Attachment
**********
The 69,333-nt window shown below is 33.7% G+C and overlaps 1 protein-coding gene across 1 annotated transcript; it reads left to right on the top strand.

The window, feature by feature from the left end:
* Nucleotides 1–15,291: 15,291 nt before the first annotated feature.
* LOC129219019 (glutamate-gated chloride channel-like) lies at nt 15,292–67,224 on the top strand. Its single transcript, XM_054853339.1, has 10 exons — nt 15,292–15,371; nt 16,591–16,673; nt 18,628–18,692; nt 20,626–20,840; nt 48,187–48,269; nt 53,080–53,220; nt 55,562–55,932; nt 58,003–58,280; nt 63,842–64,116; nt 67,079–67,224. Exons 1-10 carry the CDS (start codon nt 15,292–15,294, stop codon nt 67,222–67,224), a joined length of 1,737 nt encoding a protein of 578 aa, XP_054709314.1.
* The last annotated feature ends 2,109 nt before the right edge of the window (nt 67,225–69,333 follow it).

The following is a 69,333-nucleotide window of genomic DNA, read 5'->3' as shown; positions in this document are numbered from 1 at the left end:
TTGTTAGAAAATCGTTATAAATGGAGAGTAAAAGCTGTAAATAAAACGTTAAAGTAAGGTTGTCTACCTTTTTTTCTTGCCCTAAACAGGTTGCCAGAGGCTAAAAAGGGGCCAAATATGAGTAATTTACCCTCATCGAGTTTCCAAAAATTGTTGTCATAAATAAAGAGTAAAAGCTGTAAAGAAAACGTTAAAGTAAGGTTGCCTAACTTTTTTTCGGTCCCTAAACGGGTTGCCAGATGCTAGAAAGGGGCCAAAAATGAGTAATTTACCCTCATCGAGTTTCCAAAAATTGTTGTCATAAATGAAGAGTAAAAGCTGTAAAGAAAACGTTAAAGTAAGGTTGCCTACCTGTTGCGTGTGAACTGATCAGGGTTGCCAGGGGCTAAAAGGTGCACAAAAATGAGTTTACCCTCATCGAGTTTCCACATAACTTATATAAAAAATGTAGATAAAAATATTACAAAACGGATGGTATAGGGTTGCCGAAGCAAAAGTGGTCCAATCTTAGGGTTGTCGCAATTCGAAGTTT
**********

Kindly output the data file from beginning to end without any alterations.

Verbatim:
The 69,333-nt window shown below is 33.7% G+C and overlaps 1 protein-coding gene across 1 annotated transcript; it reads left to right on the top strand.

The window, feature by feature from the left end:
* Nucleotides 1–15,291: 15,291 nt before the first annotated feature.
* LOC129219019 (glutamate-gated chloride channel-like) lies at nt 15,292–67,224 on the top strand. Its single transcript, XM_054853339.1, has 10 exons — nt 15,292–15,371; nt 16,591–16,673; nt 18,628–18,692; nt 20,626–20,840; nt 48,187–48,269; nt 53,080–53,220; nt 55,562–55,932; nt 58,003–58,280; nt 63,842–64,116; nt 67,079–67,224. Exons 1-10 carry the CDS (start codon nt 15,292–15,294, stop codon nt 67,222–67,224), a joined length of 1,737 nt encoding a protein of 578 aa, XP_054709314.1.
* The last annotated feature ends 2,109 nt before the right edge of the window (nt 67,225–69,333 follow it).

The following is a 69,333-nucleotide window of genomic DNA, read 5'->3' as shown; positions in this document are numbered from 1 at the left end:
TTGTTAGAAAATCGTTATAAATGGAGAGTAAAAGCTGTAAATAAAACGTTAAAGTAAGGTTGTCTACCTTTTTTTCTTGCCCTAAACAGGTTGCCAGAGGCTAAAAAGGGGCCAAATATGAGTAATTTACCCTCATCGAGTTTCCAAAAATTGTTGTCATAAATAAAGAGTAAAAGCTGTAAAGAAAACGTTAAAGTAAGGTTGCCTAACTTTTTTTCGGTCCCTAAACGGGTTGCCAGATGCTAGAAAGGGGCCAAAAATGAGTAATTTACCCTCATCGAGTTTCCAAAAATTGTTGTCATAAATGAAGAGTAAAAGCTGTAAAGAAAACGTTAAAGTAAGGTTGCCTACCTGTTGCGTGTGAACTGATCAGGGTTGCCAGGGGCTAAAAGGTGCACAAAAATGAGTTTACCCTCATCGAGTTTCCACATAACTTATATAAAAAATGTAGATAAAAATATTACAAAACGGATGGTATAGGGTTGCCGAAGCAAAAGTGGTCCAATCTTAGGGTTGTCGCAATTCGAAGTTT